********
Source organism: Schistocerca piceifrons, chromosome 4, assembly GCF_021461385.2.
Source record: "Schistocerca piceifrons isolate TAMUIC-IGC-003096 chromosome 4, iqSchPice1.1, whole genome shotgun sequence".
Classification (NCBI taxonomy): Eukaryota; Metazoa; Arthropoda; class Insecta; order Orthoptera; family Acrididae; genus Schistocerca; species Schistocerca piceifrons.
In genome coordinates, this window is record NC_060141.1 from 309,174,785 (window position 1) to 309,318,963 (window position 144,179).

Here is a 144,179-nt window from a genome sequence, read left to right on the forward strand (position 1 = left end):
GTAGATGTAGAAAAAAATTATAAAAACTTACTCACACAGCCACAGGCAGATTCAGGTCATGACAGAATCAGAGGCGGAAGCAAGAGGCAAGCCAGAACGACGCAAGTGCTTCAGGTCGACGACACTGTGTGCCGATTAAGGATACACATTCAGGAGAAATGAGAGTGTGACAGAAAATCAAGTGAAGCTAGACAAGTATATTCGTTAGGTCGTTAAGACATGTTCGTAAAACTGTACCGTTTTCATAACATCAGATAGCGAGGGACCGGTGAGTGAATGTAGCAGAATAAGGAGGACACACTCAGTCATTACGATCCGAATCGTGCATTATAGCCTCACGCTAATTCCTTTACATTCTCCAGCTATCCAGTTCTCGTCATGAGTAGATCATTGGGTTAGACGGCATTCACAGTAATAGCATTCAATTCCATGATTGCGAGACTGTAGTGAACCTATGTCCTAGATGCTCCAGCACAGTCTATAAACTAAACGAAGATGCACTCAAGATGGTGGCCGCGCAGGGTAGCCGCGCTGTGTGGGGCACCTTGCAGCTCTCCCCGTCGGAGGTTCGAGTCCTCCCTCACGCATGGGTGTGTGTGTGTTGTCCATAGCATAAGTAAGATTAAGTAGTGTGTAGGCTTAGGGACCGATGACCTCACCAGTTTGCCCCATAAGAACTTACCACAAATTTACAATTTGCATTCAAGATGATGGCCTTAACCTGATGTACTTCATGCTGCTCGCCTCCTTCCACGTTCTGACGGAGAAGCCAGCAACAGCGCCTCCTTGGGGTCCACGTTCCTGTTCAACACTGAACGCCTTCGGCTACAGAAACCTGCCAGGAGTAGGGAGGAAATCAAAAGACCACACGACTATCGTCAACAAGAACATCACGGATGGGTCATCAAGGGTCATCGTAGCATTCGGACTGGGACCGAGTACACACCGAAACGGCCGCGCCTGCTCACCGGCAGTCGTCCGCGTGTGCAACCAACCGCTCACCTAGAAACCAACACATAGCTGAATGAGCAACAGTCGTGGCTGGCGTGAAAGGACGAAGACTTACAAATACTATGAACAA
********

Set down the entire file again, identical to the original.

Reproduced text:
Source organism: Schistocerca piceifrons, chromosome 4, assembly GCF_021461385.2.
Source record: "Schistocerca piceifrons isolate TAMUIC-IGC-003096 chromosome 4, iqSchPice1.1, whole genome shotgun sequence".
Classification (NCBI taxonomy): Eukaryota; Metazoa; Arthropoda; class Insecta; order Orthoptera; family Acrididae; genus Schistocerca; species Schistocerca piceifrons.
In genome coordinates, this window is record NC_060141.1 from 309,174,785 (window position 1) to 309,318,963 (window position 144,179).

Here is a 144,179-nt window from a genome sequence, read left to right on the forward strand (position 1 = left end):
GTAGATGTAGAAAAAAATTATAAAAACTTACTCACACAGCCACAGGCAGATTCAGGTCATGACAGAATCAGAGGCGGAAGCAAGAGGCAAGCCAGAACGACGCAAGTGCTTCAGGTCGACGACACTGTGTGCCGATTAAGGATACACATTCAGGAGAAATGAGAGTGTGACAGAAAATCAAGTGAAGCTAGACAAGTATATTCGTTAGGTCGTTAAGACATGTTCGTAAAACTGTACCGTTTTCATAACATCAGATAGCGAGGGACCGGTGAGTGAATGTAGCAGAATAAGGAGGACACACTCAGTCATTACGATCCGAATCGTGCATTATAGCCTCACGCTAATTCCTTTACATTCTCCAGCTATCCAGTTCTCGTCATGAGTAGATCATTGGGTTAGACGGCATTCACAGTAATAGCATTCAATTCCATGATTGCGAGACTGTAGTGAACCTATGTCCTAGATGCTCCAGCACAGTCTATAAACTAAACGAAGATGCACTCAAGATGGTGGCCGCGCAGGGTAGCCGCGCTGTGTGGGGCACCTTGCAGCTCTCCCCGTCGGAGGTTCGAGTCCTCCCTCACGCATGGGTGTGTGTGTGTTGTCCATAGCATAAGTAAGATTAAGTAGTGTGTAGGCTTAGGGACCGATGACCTCACCAGTTTGCCCCATAAGAACTTACCACAAATTTACAATTTGCATTCAAGATGATGGCCTTAACCTGATGTACTTCATGCTGCTCGCCTCCTTCCACGTTCTGACGGAGAAGCCAGCAACAGCGCCTCCTTGGGGTCCACGTTCCTGTTCAACACTGAACGCCTTCGGCTACAGAAACCTGCCAGGAGTAGGGAGGAAATCAAAAGACCACACGACTATCGTCAACAAGAACATCACGGATGGGTCATCAAGGGTCATCGTAGCATTCGGACTGGGACCGAGTACACACCGAAACGGCCGCGCCTGCTCACCGGCAGTCGTCCGCGTGTGCAACCAACCGCTCACCTAGAAACCAACACATAGCTGAATGAGCAACAGTCGTGGCTGGCGTGAAAGGACGAAGACTTACAAATACTATGAACAA